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Problem of the Week #93 - January 6th, 2014

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Chris L T521

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Jan 26, 2012
995
Thanks again to those who participated in last week's POTW! Here's the first University POTW of 2014!

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Problem: Let $f(x)$ be a continuous function.

  1. Show that $\displaystyle\int_0^a f(x)\,dx = \int_0^a f(a-x)\,dx$.
  2. Use (1) to show that \[\int_0^{\pi/2}\frac{\sin^n x}{\sin^n x+\cos^n x}\,dx = \frac{\pi}{4}\] for all positive numbers $n$.

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Remember to read the POTW submission guidelines to find out how to submit your answers!
 
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Chris L T521

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Jan 26, 2012
995
I'm pleased to say that this is the first POTW that I've posted that had a lot of participants. I'd like to say thank you again for participating. :)

Anyways, this week's question was correctly answered by: anemone, BAdhi, Deveno, jacobi, magneto, MarkFL and Pranav. You can find Mark's solution below.

1.) Let:

\(\displaystyle I=\int_0^a f(x)\,dx\)

Now, use the substitution:

\(\displaystyle x=a-u\,\therefore\,dx=-du\)

and we may state:

\(\displaystyle I=-\int_a^0 f(a-u)\,du\)

Now, consider that the anti-derivative form of the FTOC allows us to state:

\(\displaystyle \int_a^b g(x)\,dx=G(b)-G(a)=-\left(G(a)-G(b) \right)=-\int_b^a g(x)\,dx\)

Note: \(\displaystyle \frac{d}{dx}\left(G(x) \right)=g(x)\)

Hence:

\(\displaystyle I=\int_0^a f(a-u)\,du\)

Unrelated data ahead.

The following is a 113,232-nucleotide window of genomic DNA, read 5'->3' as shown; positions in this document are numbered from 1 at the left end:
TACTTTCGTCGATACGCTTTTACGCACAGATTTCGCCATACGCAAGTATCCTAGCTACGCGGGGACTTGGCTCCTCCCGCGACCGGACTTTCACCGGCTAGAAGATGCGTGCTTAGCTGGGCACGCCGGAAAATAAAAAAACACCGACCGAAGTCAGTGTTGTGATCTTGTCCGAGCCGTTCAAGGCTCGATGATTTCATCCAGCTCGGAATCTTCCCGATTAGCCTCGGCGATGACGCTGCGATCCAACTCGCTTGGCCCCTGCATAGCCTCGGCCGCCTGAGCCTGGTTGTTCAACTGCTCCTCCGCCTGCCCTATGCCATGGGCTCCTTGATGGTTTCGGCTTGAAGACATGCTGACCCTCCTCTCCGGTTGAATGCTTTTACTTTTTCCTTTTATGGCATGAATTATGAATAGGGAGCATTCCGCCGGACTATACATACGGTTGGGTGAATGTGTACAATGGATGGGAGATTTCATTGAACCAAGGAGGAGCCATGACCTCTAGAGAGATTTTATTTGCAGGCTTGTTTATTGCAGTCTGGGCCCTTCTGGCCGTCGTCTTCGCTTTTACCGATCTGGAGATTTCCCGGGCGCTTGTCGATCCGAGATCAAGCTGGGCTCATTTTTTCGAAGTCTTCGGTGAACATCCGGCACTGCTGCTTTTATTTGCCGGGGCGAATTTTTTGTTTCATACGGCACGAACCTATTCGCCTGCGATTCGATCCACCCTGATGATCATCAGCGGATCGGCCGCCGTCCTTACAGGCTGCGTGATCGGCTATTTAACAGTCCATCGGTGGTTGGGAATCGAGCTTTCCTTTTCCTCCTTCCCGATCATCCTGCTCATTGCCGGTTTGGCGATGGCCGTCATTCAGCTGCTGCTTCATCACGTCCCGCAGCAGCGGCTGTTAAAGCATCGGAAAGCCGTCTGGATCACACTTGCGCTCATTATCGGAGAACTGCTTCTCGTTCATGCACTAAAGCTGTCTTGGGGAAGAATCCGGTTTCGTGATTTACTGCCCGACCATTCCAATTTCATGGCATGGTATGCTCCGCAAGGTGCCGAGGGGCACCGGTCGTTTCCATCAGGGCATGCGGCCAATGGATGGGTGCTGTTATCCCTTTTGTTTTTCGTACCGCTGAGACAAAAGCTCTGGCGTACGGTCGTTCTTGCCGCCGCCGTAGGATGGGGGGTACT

Exchanging the dummy variable of integration from $u$ to $x$, we obtain:

\(\displaystyle I=\int_0^a f(a-x)\,dx\)

Thus, we may conclude:

\(\displaystyle \int_0^a f(x)\,dx=\int_0^a f(a-x)\,dx\)

2.) Let:

\(\displaystyle I=\int_0^{\frac{\pi}{2}}\frac{\sin^n(x)}{\sin^n(x)+\cos^n(x)}\,dx\)

Using the result obtained in part 1.) and the co-function identities for sine and cosine, we may also write:

\(\displaystyle I=\int_0^{\frac{\pi}{2}}\frac{\cos^n(x)}{\cos^n(x)+\sin^n(x)}\,dx=\int_0^{\frac{\pi}{2}}\frac{\cos^n(x)}{\sin^n(x)+\cos^n(x)}\,dx\)

Adding the two expressions, we find:

\(\displaystyle 2I=\int_0^{\frac{\pi}{2}}\frac{\sin^n(x)}{\sin^n(x)+\cos^n(x)}+\frac{\cos^n(x)}{\sin^n(x)+\cos^n(x)}\,dx\)

Combining terms in the integrand and reducing, there results:

\(\displaystyle 2I=\int_0^{\frac{\pi}{2}}\frac{\sin^n(x)+\cos^n(x)}{\sin^n(x)+\cos^n(x)}\,dx= \int_0^{\frac{\pi}{2}}\,dx\)

Applying the FTOC, we get:

\(\displaystyle 2I=\left[x \right]_0^{\frac{\pi}{2}}=\frac{\pi}{2}-0=\frac{\pi}{2}\)

Dividing through by 2, we have:

\(\displaystyle I=\frac{\pi}{4}\)

Hence, we may conclude:

\(\displaystyle \int_0^{\frac{\pi}{2}}\frac{\sin^n(x)}{\sin^n(x)+ \cos^n(x)}\,dx=\frac{\pi}{4}\)
 
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